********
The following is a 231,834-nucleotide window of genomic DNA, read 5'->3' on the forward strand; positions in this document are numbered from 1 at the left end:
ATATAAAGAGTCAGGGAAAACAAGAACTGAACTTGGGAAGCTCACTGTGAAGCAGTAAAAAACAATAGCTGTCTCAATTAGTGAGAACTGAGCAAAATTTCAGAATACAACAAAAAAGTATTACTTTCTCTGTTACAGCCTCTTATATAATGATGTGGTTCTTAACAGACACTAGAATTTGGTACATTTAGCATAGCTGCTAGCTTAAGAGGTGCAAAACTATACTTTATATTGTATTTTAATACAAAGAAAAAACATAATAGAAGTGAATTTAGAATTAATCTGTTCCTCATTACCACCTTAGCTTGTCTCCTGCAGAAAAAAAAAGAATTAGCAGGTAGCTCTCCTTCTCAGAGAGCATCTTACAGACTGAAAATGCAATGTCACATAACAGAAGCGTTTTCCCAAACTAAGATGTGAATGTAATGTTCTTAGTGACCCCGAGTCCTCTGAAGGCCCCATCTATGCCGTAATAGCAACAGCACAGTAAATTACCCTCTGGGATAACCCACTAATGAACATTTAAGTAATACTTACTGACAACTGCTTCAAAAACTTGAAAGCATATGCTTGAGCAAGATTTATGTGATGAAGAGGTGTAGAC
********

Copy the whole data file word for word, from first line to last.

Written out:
The following is a 231,834-nucleotide window of genomic DNA, read 5'->3' on the forward strand; positions in this document are numbered from 1 at the left end:
ATATAAAGAGTCAGGGAAAACAAGAACTGAACTTGGGAAGCTCACTGTGAAGCAGTAAAAAACAATAGCTGTCTCAATTAGTGAGAACTGAGCAAAATTTCAGAATACAACAAAAAAGTATTACTTTCTCTGTTACAGCCTCTTATATAATGATGTGGTTCTTAACAGACACTAGAATTTGGTACATTTAGCATAGCTGCTAGCTTAAGAGGTGCAAAACTATACTTTATATTGTATTTTAATACAAAGAAAAAACATAATAGAAGTGAATTTAGAATTAATCTGTTCCTCATTACCACCTTAGCTTGTCTCCTGCAGAAAAAAAAAGAATTAGCAGGTAGCTCTCCTTCTCAGAGAGCATCTTACAGACTGAAAATGCAATGTCACATAACAGAAGCGTTTTCCCAAACTAAGATGTGAATGTAATGTTCTTAGTGACCCCGAGTCCTCTGAAGGCCCCATCTATGCCGTAATAGCAACAGCACAGTAAATTACCCTCTGGGATAACCCACTAATGAACATTTAAGTAATACTTACTGACAACTGCTTCAAAAACTTGAAAGCATATGCTTGAGCAAGATTTATGTGATGAAGAGGTGTAGAC